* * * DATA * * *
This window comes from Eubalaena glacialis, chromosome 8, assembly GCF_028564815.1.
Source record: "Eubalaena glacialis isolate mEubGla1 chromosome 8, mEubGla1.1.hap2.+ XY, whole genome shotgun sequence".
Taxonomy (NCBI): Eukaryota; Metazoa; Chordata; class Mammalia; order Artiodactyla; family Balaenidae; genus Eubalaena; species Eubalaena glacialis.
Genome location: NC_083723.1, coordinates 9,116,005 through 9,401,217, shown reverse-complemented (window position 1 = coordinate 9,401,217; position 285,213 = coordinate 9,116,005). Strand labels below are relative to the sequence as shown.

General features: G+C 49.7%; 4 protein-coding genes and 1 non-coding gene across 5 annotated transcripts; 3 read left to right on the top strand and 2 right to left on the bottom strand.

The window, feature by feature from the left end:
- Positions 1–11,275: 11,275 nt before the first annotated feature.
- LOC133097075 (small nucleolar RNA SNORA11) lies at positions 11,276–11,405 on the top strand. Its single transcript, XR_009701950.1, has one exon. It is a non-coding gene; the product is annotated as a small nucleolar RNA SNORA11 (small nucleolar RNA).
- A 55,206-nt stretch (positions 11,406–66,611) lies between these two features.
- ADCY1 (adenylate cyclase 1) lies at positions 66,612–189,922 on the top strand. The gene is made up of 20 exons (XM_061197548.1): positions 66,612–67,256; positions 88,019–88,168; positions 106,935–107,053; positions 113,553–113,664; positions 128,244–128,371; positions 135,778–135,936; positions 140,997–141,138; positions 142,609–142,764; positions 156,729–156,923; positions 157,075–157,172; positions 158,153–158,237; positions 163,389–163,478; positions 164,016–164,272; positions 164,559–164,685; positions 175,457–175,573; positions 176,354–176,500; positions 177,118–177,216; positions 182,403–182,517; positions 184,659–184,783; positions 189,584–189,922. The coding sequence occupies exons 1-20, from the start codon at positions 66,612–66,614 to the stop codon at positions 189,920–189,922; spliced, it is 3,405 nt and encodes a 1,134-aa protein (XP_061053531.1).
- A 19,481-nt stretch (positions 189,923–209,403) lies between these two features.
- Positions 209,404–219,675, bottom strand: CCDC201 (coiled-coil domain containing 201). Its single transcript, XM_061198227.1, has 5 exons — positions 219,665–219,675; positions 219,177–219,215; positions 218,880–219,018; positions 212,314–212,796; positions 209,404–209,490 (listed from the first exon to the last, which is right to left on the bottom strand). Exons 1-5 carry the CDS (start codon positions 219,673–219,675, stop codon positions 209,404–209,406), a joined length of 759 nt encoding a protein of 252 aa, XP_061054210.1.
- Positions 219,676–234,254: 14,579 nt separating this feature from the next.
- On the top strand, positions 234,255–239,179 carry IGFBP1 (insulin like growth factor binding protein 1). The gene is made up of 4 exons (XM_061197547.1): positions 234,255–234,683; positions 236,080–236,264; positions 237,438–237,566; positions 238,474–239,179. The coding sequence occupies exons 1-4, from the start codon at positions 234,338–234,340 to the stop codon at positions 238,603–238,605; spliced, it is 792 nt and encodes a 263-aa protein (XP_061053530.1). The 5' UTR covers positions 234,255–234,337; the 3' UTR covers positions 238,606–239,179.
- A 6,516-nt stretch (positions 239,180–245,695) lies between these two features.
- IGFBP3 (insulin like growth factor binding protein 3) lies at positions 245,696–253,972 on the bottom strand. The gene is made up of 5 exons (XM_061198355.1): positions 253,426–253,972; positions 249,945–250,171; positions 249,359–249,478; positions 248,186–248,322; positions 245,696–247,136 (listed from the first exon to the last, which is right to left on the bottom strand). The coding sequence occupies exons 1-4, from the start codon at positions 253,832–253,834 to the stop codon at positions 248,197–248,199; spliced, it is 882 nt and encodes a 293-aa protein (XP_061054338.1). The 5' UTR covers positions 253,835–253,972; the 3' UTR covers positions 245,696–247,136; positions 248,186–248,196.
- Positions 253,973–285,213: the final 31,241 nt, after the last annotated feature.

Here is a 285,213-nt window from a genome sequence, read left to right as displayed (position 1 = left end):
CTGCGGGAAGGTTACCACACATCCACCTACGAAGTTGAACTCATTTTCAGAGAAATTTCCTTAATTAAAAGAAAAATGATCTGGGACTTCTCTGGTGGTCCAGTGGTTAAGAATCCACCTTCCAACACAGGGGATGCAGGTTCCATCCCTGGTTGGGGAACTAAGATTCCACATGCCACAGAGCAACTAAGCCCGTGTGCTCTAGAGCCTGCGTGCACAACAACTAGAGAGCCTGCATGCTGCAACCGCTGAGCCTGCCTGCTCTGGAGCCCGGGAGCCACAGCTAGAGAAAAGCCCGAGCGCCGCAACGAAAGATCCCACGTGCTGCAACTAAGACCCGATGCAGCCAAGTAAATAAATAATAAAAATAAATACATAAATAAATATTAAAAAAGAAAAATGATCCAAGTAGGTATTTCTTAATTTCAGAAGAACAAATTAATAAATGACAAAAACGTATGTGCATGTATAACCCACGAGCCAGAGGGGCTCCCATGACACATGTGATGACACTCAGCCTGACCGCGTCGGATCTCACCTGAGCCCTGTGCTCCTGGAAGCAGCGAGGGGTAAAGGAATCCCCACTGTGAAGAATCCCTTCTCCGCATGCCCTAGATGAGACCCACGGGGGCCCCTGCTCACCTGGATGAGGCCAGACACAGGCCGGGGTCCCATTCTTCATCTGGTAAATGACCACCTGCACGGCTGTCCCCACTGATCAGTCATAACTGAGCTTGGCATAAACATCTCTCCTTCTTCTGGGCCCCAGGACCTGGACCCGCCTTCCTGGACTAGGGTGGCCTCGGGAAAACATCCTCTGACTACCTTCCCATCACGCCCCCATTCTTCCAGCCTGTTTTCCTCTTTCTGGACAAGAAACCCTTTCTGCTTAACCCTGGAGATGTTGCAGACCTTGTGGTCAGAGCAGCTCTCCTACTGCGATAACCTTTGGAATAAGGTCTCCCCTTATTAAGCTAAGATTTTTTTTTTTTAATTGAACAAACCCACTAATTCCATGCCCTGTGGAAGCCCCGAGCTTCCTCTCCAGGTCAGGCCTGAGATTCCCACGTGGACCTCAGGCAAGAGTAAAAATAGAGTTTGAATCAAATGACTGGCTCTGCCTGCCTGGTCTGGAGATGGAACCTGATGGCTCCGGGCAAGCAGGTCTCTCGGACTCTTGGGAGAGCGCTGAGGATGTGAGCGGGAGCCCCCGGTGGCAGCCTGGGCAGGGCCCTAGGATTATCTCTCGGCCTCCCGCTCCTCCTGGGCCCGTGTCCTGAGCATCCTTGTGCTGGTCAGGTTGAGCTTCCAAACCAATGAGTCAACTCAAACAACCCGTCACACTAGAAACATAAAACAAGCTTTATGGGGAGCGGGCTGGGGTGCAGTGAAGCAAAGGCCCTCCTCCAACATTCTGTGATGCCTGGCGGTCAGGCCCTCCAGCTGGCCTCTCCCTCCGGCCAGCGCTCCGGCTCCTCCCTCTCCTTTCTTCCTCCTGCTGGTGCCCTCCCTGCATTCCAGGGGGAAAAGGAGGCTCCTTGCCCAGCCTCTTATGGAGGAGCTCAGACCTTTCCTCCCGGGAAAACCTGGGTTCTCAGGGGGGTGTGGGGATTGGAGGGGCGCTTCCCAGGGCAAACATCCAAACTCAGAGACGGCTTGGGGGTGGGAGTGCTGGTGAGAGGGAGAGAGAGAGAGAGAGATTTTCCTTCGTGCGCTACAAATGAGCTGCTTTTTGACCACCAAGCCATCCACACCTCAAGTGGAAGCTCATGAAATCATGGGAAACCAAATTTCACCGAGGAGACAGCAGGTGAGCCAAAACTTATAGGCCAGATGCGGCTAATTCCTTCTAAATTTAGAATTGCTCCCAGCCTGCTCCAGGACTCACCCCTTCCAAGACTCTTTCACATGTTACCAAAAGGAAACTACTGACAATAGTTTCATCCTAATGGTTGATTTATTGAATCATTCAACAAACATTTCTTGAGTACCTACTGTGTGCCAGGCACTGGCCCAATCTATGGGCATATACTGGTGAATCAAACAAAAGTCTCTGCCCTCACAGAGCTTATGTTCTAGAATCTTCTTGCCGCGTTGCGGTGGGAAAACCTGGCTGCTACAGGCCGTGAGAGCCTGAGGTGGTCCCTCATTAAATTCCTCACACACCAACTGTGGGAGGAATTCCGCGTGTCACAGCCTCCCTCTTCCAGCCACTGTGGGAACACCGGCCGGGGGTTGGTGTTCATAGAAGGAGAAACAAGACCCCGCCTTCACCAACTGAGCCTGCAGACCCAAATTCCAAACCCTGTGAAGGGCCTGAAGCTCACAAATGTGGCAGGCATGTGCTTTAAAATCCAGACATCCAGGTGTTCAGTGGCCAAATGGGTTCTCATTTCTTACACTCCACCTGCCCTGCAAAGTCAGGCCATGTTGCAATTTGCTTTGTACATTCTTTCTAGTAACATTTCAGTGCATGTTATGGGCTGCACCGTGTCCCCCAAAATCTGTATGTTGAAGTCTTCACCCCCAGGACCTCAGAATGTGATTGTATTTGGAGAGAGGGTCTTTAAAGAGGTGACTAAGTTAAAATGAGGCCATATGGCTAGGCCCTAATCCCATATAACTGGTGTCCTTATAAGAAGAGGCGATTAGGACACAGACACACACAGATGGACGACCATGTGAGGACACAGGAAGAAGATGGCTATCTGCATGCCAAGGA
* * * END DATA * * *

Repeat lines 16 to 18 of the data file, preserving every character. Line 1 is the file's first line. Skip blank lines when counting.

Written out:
- IGFBP3 (insulin like growth factor binding protein 3) lies at positions 245,696–253,972 on the bottom strand. The gene is made up of 5 exons (XM_061198355.1): positions 253,426–253,972; positions 249,945–250,171; positions 249,359–249,478; positions 248,186–248,322; positions 245,696–247,136 (listed from the first exon to the last, which is right to left on the bottom strand). The coding sequence occupies exons 1-4, from the start codon at positions 253,832–253,834 to the stop codon at positions 248,197–248,199; spliced, it is 882 nt and encodes a 293-aa protein (XP_061054338.1). The 5' UTR covers positions 253,835–253,972; the 3' UTR covers positions 245,696–247,136; positions 248,186–248,196.
- Positions 253,973–285,213: the final 31,241 nt, after the last annotated feature.

Here is a 285,213-nt window from a genome sequence, read left to right as displayed (position 1 = left end):